"Some of the bacteria we found in refillable bulk soap containers are potentially capable of causing infections to certain groups of individuals, particularly young children, the elderly and people with weakened immune systems," Gerba says.

That's the kind of message that Neal Langerman objects to. Langerman, a San Diego chemical safety specialist, said Americans are too worried about germs - and companies play on that: "Raise the paranoia level and sell more sanitizers."

In its 2010 annual report, Clorox phrases the concept differently, saying its "Stop the Spread of Infection" campaign "will help grow our business" and "help change the world." Indeed, in the first quarter of 2011, sales by Clorox's cleaning-products division - the company's biggest segment - increased by 2.5 percent, "driven by increased shipments of disinfecting products to commercial and institutional customers; and several home-care products, including Clorox disinfecting wipes."

Gojo is a privately held company, so it isn't required to reveal sales information. In the Gojo video on contaminated soap dispensers, Gerba goes on: "Should we stop washing our hands? No. We need to wash our hands with soap from a sealed system."

In a separate YouTube interview on Gojo's Web page, Gerba says the "Sanitary Sealed system," a trademarked Gojo brand name, prevents contamination, unlike refillable soap containers.

University of Arizona faculty members may not endorse products using their university affiliation, said Leslie Tolbert, vice president for research at the university. After viewing the Gojo videos, she didn't see a problem with them.

"Dr. Gerba is not promoting a specific company's product," Tolbert said via e-mail. "He is restating his research findings that bleach helps kill germs and that factory-sealed soap is cleaner than refillable soap refilled by the end user."

Potential problems

Encouraging the use of anti-microbial cleaning products can cause several problems, experts said. For one it may spread the idea that bacteria shouldn't be there.

"They are ubiquitous," Sattar said. "Unless you live in some sort of a bubble, you cannot escape contact with bacteria."

Another is that some of the chemicals used in the products can be harmful, especially if used improperly, Langerman said. It's unnecessary to use bleach to clean floors, for example - in fact, that can irritate the upper-respiratory tract, he said.

Another possible problem is that trying to sterilize your environment could create its own vulnerabilities. For two decades, researchers have investigated the "hygiene hypothesis" - that too little exposure to microbes can lead to increased occurrence of allergies, asthma and related disorders in children.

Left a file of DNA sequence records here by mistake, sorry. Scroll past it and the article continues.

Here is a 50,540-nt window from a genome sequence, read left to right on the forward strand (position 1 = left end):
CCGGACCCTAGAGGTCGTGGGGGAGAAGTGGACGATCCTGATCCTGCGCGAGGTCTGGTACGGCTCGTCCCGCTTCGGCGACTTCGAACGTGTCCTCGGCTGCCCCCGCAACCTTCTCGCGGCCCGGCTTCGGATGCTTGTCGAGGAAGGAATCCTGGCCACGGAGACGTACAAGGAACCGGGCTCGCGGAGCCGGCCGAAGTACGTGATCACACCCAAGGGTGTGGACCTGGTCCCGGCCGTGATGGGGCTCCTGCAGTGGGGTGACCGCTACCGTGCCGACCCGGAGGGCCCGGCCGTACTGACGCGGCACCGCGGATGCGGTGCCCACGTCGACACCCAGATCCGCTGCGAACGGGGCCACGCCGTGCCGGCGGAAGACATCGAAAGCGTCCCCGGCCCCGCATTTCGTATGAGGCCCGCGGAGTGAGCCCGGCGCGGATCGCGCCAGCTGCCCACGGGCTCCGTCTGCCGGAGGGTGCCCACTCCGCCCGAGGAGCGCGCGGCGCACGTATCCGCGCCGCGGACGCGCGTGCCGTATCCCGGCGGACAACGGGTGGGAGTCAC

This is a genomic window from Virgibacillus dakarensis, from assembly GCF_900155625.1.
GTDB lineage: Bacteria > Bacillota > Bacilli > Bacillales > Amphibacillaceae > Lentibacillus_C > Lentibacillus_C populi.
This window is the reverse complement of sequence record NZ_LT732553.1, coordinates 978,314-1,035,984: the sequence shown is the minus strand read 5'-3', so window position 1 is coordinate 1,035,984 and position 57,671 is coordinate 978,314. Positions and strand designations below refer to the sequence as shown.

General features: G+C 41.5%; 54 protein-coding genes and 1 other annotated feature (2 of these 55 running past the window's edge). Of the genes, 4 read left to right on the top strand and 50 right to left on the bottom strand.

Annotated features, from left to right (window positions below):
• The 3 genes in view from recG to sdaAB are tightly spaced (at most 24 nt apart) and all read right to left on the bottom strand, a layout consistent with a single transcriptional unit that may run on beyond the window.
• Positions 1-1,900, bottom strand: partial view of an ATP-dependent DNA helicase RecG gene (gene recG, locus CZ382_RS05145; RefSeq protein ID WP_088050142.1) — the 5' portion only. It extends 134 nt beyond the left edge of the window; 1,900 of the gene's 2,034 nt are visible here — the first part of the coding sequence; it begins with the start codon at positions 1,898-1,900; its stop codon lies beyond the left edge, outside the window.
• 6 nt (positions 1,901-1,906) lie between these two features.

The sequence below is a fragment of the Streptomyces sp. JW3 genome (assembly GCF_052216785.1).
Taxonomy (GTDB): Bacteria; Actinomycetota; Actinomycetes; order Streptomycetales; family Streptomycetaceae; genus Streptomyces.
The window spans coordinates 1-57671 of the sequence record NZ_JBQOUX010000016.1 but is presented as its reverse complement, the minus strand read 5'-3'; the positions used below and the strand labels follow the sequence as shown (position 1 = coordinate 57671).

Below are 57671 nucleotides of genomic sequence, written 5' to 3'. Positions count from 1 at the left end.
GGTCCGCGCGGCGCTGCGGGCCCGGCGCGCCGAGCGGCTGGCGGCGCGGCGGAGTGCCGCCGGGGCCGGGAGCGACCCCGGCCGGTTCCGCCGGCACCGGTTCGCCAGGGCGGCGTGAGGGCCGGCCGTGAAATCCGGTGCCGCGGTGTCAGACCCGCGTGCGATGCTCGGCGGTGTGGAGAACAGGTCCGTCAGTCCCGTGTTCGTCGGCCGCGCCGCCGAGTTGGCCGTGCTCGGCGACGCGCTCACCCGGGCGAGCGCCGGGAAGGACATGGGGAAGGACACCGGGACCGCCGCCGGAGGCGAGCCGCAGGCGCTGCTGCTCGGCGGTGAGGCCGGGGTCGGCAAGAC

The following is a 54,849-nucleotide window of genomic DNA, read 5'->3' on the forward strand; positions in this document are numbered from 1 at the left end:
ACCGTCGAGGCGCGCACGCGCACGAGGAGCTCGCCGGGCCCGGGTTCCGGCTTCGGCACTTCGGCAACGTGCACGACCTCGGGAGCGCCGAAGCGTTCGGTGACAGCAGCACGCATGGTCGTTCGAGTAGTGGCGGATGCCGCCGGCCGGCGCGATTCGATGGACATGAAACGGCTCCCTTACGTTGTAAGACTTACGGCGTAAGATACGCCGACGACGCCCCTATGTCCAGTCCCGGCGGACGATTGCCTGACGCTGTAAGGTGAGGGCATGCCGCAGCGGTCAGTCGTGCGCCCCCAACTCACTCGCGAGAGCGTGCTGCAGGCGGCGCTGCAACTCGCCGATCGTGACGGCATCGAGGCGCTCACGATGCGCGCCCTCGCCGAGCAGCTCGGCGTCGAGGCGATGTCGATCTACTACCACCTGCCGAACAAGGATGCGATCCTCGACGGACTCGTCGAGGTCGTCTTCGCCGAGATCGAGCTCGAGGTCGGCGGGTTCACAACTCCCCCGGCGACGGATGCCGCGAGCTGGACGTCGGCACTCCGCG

Dr. Stuart Levy, a physician and researcher at Tufts University School of Medicine in Boston, said common-sense cleaning is enough in homes where people are not sick with severe chronic diseases such as cancer or diabetes.

"In a healthy household," Levy said, "cleaning products that contain anti-bacterial substances are not needed."

In the long run, it's also possible that anti-bacterial cleaning products could lead to stronger germs, the same way overuse of antibiotics does, Levy said.

Gerba said he's seen no concrete evidence to support the hygiene hypothesis and believes that appropriate use of disinfecting wipes, for example, can help prevent the spread of disease.

"Even if it were true, I can't recommend exposing people to disease-causing organisms that could make them seriously ill or kill them," he said.

Not driven by money

What drives Gerba, he said, is not money - he doesn't get any extra for running the industry-funded research. It's the desire to educate the public and give his students experience and work.

"There's very little benefit for working with the news media, except I feel it's important with the kind of research we do," he said.

Gerba made a salary of about $104,000 this year.

His studies allow the prolific researcher to hire students to do laboratory work that can be useful and attractive for private industry.

"It's hard to get the kind of experience we provide," he said.

Gerba stays independent when doing industry-funded research, and that attracts funders, he said.

"I always have a job, however this comes out," Gerba said. "They trust me more for that reason."

Online: See a series of snippets by Gojo's CEO talking about Gerba's study.

Contact reporter Tim Steller at or 807-8427